Sunday, 19 April 2020

Alternate Best Supporting Actor 1978: Christopher Plummer in The Silent Partner

Christopher Plummer did not receive an Oscar nomination for portraying Harry Reikle in The Silent Partner.

Christopher Plummer, whose film career has been a little random in terms of jumping into the size, scope and quality of parts, perhaps alluding to why stage other stage preferring actors like Paul Scofield and Mark Rylance tended to be a bit more selective. Plummer though in this thriller gets a more than decent sized role, and a chance to show a very different side of himself, from his then most famous film role as Captain von Trapp in The Sound of Music. This as the villain of this thriller, the bank robber, whom bank teller Miles (Elliott Gould) figures out a way to steal from, so in the robbery Miles takes the majority of cash his Reikle would've taken. Technically speaking Miles is the smarter of the two players in this game, but Reikle has an advantage. That being he's a psychopath. Although Plummer is memorable enough as a mall Santa Claus with a far to incisive stare for father Christmas, his greater impression comes when he goes about targeting Miles to get the rest of his theoretical money. This beginning with a phone call and a quiet threat from Reikle, while Miles is trying to romance a co-worker. Plummer's usually quite dignified voice is used here to great effect in being extremely menacing as Reikle notes that Miles is trying to do the woman he is with, what he did to Reikle. Plummer making an immediate sense of a particularly unnerving perversity within that menace. This continues in Plummer's work as Reikle essentially congratulates Miles on his cleverness, which his technically admiring words are delivered in a playful though in turn altogether creepy fashion. Plummer though reinforces always Reikle more direct intention in his eyes that always suggest that real killer's intention for Miles, this being particularly remarkable when he peers through Miles's mailbox with a horrifying gaze.

Plummer effectively sets a stake in place, as Miles finds a way to have Reikle imprisoned, temporarily. The threat though is never gone due to the impact that Plummer makes in those early scenes that show Reikle as someone not to be taken lightly. While in prison though he sends a woman, Elaine, to spy on Miles, though this backfires when she genuinely falls for him. Plummer has a fantastic moment where Elaine falsely reports to Reikle. This as Plummer finds a way to deliver this completely fake charm in his smile towards Elaine, as though he enjoys her in anyway, which he brilliantly subverts in the same moment he loses that falls display as his expression bears a sadistic glint in a matter of a moment. Plummer creating a terrific sense of unpredictability in his own performance, that creates a logic though of Reikle being just a killer at heart, though able to put on some minor airs, if barely, when needed. This as Plummer being an effortless and properly chilling creep. This when Reikle suddenly appears to Elaine, having gotten out of prison early, and makes an instantly tense situation in just the mere way he says "hey" with a vile sleaze. Plummer portraying Reikle as not even putting up any front as a particularly horrible prospect. When Reikle unleashes his real psychosis at Elaine, Plummer doesn't hold back in bringing the extreme sadistic nature of the man, showing both a sense of rage, but also worse this certain pleasure in it all. After this though Miles come to apparently cut a bargain with Reikle to give him the cash through another robbery. Plummer is great once again though by showing that with Miles Reikle still doesn't mind playing games. This delivering this artful flow as when Miles pushes back Plummer pushes the intensity up, but when Miles seems to give in at all, that faux affability comes back to Plummer's voice, as Reikle still wishes to play with his prey. In this penultimate confrontation though there small moment, but I think quite worth mentioning where Reikle questions Elaine's motives, which Miles affirms were devoted to him not Reikle. Plummer's reaction to this though helps to kind of show the effort of this work. This as he takes the time, in this reaction, to convey not exactly humanity, but a sense of real frustration in Reikle, subtle frustration, as he conveys how honestly takes in that information that Elaine wasn't so devoted to him after all. Not as a good person mind you, but still as a person. Of course, Plummer does indeed deliver on the main intention of this role which is to be an intimidating and reprehensible villain. This making his final scene particularly cathartic, amplified by how Plummer plays it. This beginning with a face brimming with smug sat as it appears his plan is going perfectly, until Miles pulls a trick, and Plummer's "aw crap" face is equally satisfying, for us. Plummer making for a proper adversary for our hero in Gould, and the proper force of evil any decent Hitchockian style thriller should have.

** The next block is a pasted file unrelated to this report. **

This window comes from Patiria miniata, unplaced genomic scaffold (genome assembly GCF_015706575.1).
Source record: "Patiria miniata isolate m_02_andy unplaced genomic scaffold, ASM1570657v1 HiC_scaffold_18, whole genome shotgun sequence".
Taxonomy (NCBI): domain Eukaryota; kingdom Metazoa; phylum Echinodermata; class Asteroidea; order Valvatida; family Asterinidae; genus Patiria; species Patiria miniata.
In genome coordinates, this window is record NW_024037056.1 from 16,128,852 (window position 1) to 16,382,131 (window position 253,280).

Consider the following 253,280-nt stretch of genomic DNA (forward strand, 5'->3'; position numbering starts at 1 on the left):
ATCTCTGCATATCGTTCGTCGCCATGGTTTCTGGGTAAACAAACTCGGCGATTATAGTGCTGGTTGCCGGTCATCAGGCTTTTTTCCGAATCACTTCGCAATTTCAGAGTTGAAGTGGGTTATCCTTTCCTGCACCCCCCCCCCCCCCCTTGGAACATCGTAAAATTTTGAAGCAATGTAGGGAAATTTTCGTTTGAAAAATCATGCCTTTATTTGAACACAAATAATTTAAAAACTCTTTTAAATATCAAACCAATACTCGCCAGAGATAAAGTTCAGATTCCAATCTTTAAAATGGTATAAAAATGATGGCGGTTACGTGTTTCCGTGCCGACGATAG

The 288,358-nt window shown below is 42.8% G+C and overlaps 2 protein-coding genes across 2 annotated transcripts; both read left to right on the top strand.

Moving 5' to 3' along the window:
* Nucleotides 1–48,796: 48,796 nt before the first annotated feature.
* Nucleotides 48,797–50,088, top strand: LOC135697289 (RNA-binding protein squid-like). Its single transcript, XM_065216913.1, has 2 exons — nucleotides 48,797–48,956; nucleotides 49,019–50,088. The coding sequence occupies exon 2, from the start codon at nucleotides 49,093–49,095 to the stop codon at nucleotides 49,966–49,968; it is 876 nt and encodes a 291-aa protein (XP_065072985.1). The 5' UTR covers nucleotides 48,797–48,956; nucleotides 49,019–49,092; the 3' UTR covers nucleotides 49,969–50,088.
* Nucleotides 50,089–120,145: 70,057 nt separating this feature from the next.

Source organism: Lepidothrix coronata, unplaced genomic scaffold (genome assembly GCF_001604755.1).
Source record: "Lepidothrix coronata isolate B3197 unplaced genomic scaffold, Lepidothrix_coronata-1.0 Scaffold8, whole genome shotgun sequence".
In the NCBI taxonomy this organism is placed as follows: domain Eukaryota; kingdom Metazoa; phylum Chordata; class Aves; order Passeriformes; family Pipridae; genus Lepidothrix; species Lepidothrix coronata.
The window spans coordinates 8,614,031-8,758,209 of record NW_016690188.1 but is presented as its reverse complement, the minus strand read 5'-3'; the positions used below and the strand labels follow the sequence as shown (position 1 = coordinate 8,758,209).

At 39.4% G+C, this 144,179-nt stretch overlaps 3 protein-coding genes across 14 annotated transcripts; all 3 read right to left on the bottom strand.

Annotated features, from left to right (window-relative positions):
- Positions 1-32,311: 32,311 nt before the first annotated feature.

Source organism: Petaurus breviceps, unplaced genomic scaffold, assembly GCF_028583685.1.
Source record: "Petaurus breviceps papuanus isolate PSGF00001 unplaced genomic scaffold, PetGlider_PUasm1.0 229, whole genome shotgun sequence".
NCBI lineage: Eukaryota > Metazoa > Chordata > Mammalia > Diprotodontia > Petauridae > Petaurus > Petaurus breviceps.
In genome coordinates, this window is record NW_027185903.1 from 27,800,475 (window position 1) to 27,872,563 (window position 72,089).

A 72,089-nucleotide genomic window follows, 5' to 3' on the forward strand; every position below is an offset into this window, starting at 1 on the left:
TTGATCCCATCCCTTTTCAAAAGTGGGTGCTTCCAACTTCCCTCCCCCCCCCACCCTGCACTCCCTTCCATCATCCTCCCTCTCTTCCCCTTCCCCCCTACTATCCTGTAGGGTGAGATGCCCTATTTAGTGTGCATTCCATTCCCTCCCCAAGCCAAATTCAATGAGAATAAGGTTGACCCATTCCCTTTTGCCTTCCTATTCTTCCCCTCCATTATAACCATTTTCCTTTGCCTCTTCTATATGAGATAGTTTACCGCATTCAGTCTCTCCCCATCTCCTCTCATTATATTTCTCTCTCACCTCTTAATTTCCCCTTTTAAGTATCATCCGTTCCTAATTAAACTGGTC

Aidan Pittman said...

Your Top 20 Christopher Plummer acting moments?

Calvin Law said...

I have to say I thought Plummer pulled off that wig extremely well.

Mitchell Murray said...

Yet another performance that I might as well add to the list.

Also, to chyme in on Louis' Natalie Portman-Scarlett Johansson comparsion, I always preferred Johansson as well. Before 2019, Portman may have had the greater heights in her career (Leon, Jackie and possibly Black Swan), but Johansson was certainly more consistent, and even her weakest turns weren't all that terrible. Of course with Jojo Rabbit and Marraige Story, Johansson has now bested Portman in that department.